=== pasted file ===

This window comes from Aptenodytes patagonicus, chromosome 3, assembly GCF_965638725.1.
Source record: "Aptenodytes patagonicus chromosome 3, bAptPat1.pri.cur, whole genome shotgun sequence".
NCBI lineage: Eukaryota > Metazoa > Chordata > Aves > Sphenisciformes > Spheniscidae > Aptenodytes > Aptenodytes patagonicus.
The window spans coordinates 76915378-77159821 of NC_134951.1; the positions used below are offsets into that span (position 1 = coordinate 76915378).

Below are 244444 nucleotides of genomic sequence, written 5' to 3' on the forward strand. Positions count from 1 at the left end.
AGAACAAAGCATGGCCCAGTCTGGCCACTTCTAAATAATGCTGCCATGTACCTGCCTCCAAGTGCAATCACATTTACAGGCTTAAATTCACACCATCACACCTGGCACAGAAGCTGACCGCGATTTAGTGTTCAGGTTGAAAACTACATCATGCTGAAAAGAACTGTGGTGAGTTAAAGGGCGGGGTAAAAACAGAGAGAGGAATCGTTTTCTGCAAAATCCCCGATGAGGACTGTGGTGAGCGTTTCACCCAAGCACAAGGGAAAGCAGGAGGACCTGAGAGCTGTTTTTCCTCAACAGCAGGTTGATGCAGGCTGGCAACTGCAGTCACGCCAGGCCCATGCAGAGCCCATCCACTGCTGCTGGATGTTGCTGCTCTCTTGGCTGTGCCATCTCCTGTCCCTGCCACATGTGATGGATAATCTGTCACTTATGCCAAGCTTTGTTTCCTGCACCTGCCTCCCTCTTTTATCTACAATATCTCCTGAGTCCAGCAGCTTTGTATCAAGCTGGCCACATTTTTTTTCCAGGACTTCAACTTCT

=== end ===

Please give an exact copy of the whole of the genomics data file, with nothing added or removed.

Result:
This window comes from Aptenodytes patagonicus, chromosome 3, assembly GCF_965638725.1.
Source record: "Aptenodytes patagonicus chromosome 3, bAptPat1.pri.cur, whole genome shotgun sequence".
NCBI lineage: Eukaryota > Metazoa > Chordata > Aves > Sphenisciformes > Spheniscidae > Aptenodytes > Aptenodytes patagonicus.
The window spans coordinates 76915378-77159821 of NC_134951.1; the positions used below are offsets into that span (position 1 = coordinate 76915378).

Below are 244444 nucleotides of genomic sequence, written 5' to 3' on the forward strand. Positions count from 1 at the left end.
AGAACAAAGCATGGCCCAGTCTGGCCACTTCTAAATAATGCTGCCATGTACCTGCCTCCAAGTGCAATCACATTTACAGGCTTAAATTCACACCATCACACCTGGCACAGAAGCTGACCGCGATTTAGTGTTCAGGTTGAAAACTACATCATGCTGAAAAGAACTGTGGTGAGTTAAAGGGCGGGGTAAAAACAGAGAGAGGAATCGTTTTCTGCAAAATCCCCGATGAGGACTGTGGTGAGCGTTTCACCCAAGCACAAGGGAAAGCAGGAGGACCTGAGAGCTGTTTTTCCTCAACAGCAGGTTGATGCAGGCTGGCAACTGCAGTCACGCCAGGCCCATGCAGAGCCCATCCACTGCTGCTGGATGTTGCTGCTCTCTTGGCTGTGCCATCTCCTGTCCCTGCCACATGTGATGGATAATCTGTCACTTATGCCAAGCTTTGTTTCCTGCACCTGCCTCCCTCTTTTATCTACAATATCTCCTGAGTCCAGCAGCTTTGTATCAAGCTGGCCACATTTTTTTTCCAGGACTTCAACTTCT